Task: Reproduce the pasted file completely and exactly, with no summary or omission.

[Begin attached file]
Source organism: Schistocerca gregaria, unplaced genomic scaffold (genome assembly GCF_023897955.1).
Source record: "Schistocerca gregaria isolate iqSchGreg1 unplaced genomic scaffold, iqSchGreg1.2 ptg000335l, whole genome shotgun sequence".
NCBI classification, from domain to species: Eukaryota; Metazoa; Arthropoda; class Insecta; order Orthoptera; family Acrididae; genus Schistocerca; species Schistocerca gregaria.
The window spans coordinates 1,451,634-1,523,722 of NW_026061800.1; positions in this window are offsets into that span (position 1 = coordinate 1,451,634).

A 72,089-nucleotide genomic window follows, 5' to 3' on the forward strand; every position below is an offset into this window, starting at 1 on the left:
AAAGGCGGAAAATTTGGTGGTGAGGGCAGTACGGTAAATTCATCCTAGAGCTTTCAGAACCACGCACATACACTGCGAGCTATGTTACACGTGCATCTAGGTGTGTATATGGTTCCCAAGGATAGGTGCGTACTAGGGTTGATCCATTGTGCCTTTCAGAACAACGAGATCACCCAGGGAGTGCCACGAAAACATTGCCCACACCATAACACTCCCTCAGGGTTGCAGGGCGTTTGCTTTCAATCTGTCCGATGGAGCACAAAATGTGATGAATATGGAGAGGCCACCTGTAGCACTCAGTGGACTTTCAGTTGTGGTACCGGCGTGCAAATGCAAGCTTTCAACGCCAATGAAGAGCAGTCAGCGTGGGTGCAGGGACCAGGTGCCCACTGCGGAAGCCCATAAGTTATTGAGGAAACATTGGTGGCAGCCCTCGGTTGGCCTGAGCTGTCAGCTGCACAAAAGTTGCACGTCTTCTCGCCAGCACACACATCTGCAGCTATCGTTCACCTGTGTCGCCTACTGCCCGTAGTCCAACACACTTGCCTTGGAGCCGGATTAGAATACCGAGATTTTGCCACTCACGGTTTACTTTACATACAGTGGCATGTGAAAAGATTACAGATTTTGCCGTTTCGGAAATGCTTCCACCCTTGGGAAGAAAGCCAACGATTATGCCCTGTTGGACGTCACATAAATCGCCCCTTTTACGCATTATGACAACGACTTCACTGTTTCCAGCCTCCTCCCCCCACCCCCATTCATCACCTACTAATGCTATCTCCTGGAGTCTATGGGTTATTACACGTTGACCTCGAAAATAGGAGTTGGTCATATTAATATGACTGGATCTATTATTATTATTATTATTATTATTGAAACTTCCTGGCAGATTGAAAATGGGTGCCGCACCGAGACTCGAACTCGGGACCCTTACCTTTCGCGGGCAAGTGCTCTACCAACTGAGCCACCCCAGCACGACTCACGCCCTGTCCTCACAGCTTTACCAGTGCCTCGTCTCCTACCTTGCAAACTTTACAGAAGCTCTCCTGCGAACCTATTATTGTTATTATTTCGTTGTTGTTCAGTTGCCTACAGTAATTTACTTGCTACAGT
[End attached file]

Source organism: Schistocerca gregaria, unplaced genomic scaffold (genome assembly GCF_023897955.1).
Source record: "Schistocerca gregaria isolate iqSchGreg1 unplaced genomic scaffold, iqSchGreg1.2 ptg000335l, whole genome shotgun sequence".
NCBI classification, from domain to species: Eukaryota; Metazoa; Arthropoda; class Insecta; order Orthoptera; family Acrididae; genus Schistocerca; species Schistocerca gregaria.
The window spans coordinates 1,451,634-1,523,722 of NW_026061800.1; positions in this window are offsets into that span (position 1 = coordinate 1,451,634).

A 72,089-nucleotide genomic window follows, 5' to 3' on the forward strand; every position below is an offset into this window, starting at 1 on the left:
AAAGGCGGAAAATTTGGTGGTGAGGGCAGTACGGTAAATTCATCCTAGAGCTTTCAGAACCACGCACATACACTGCGAGCTATGTTACACGTGCATCTAGGTGTGTATATGGTTCCCAAGGATAGGTGCGTACTAGGGTTGATCCATTGTGCCTTTCAGAACAACGAGATCACCCAGGGAGTGCCACGAAAACATTGCCCACACCATAACACTCCCTCAGGGTTGCAGGGCGTTTGCTTTCAATCTGTCCGATGGAGCACAAAATGTGATGAATATGGAGAGGCCACCTGTAGCACTCAGTGGACTTTCAGTTGTGGTACCGGCGTGCAAATGCAAGCTTTCAACGCCAATGAAGAGCAGTCAGCGTGGGTGCAGGGACCAGGTGCCCACTGCGGAAGCCCATAAGTTATTGAGGAAACATTGGTGGCAGCCCTCGGTTGGCCTGAGCTGTCAGCTGCACAAAAGTTGCACGTCTTCTCGCCAGCACACACATCTGCAGCTATCGTTCACCTGTGTCGCCTACTGCCCGTAGTCCAACACACTTGCCTTGGAGCCGGATTAGAATACCGAGATTTTGCCACTCACGGTTTACTTTACATACAGTGGCATGTGAAAAGATTACAGATTTTGCCGTTTCGGAAATGCTTCCACCCTTGGGAAGAAAGCCAACGATTATGCCCTGTTGGACGTCACATAAATCGCCCCTTTTACGCATTATGACAACGACTTCACTGTTTCCAGCCTCCTCCCCCCACCCCCATTCATCACCTACTAATGCTATCTCCTGGAGTCTATGGGTTATTACACGTTGACCTCGAAAATAGGAGTTGGTCATATTAATATGACTGGATCTATTATTATTATTATTATTATTATTGAAACTTCCTGGCAGATTGAAAATGGGTGCCGCACCGAGACTCGAACTCGGGACCCTTACCTTTCGCGGGCAAGTGCTCTACCAACTGAGCCACCCCAGCACGACTCACGCCCTGTCCTCACAGCTTTACCAGTGCCTCGTCTCCTACCTTGCAAACTTTACAGAAGCTCTCCTGCGAACCTATTATTGTTATTATTTCGTTGTTGTTCAGTTGCCTACAGTAATTTACTTGCTACAGT